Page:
Prosocial Behavior in Markets

Research output: ThesisThesis fully internal (DIV)

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What motivates individuals to behave with others in mind? This thesis considers the determinants and consequences of prosocial behavior in markets in different settings, and evaluates ways to reinforce prosociality.
The first empirical chapter studies the peer-to-peer exchange of second-hand books via little free libraries (LFLs). We find that social norms and preferences for cooperation among LFL owners and users limit free-riding behavior. Users return nine books for every ten taken.
The second chapter presents the results from three lab experiments on stepping up against unsustainable conventions. We find that offering individuals pragmatic rather than moral arguments does not alleviate concerns about social costs, and thereby does not help individuals to step up against unsustainable conventions.
The third chapter considers altruistic consumers and their demand for a product offered by a commercial firm that donates part of the sales revenues. In an experimental market setting, we find that tying product sales to donations can raise profits as well as donations, and thereby may benefit both the firm and the charity.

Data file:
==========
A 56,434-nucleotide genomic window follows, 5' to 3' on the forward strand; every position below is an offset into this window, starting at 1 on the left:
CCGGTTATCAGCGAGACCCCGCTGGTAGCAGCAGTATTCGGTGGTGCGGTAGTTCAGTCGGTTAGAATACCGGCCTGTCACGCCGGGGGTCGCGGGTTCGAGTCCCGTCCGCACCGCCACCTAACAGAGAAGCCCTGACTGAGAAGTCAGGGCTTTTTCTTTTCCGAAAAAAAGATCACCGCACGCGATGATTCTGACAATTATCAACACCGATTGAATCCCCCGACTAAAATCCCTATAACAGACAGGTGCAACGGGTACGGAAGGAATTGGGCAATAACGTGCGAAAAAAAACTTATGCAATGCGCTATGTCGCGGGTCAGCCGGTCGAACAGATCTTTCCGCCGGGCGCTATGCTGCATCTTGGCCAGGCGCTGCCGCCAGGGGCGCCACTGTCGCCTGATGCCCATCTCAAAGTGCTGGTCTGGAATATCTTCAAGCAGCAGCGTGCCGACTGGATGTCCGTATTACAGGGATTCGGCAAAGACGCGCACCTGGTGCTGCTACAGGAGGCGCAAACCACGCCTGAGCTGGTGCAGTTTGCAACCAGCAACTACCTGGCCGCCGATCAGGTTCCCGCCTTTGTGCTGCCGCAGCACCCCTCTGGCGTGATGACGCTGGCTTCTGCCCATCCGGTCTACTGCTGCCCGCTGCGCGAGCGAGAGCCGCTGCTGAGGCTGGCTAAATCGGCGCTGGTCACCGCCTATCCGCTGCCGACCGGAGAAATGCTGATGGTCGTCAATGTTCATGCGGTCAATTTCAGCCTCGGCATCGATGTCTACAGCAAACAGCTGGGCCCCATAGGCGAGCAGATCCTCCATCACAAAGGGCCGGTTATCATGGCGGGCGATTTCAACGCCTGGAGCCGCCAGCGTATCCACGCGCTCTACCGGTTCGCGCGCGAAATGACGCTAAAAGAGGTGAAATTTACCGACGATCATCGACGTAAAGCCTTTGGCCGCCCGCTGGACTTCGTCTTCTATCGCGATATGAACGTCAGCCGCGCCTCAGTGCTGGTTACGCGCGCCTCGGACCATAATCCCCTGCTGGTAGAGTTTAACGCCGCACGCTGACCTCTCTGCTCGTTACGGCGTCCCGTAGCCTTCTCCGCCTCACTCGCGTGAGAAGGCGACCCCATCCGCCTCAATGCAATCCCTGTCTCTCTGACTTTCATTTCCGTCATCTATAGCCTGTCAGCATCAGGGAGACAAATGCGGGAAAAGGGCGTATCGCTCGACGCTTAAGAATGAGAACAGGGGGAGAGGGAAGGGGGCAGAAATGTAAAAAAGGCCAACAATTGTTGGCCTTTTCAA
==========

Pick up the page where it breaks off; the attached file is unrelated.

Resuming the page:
The last chapter presents the results from a field experiment with gas station customers. We find that many overestimate the carbon offset cost of their fuel transaction. Customers show no interest in acquiring information about the true offset cost, and providing this information does not influence offset behavior.
Original languageEnglish
QualificationDoctor of Philosophy
Awarding Institution
  • University of Groningen
  • Soetevent, Adriaan, Supervisor
  • Haan, Marco, Supervisor
  • Bolderdijk, Jan Willem, Supervisor
Award date16-Nov-2023
Place of Publication[Groningen]
Publication statusPublished - 2023

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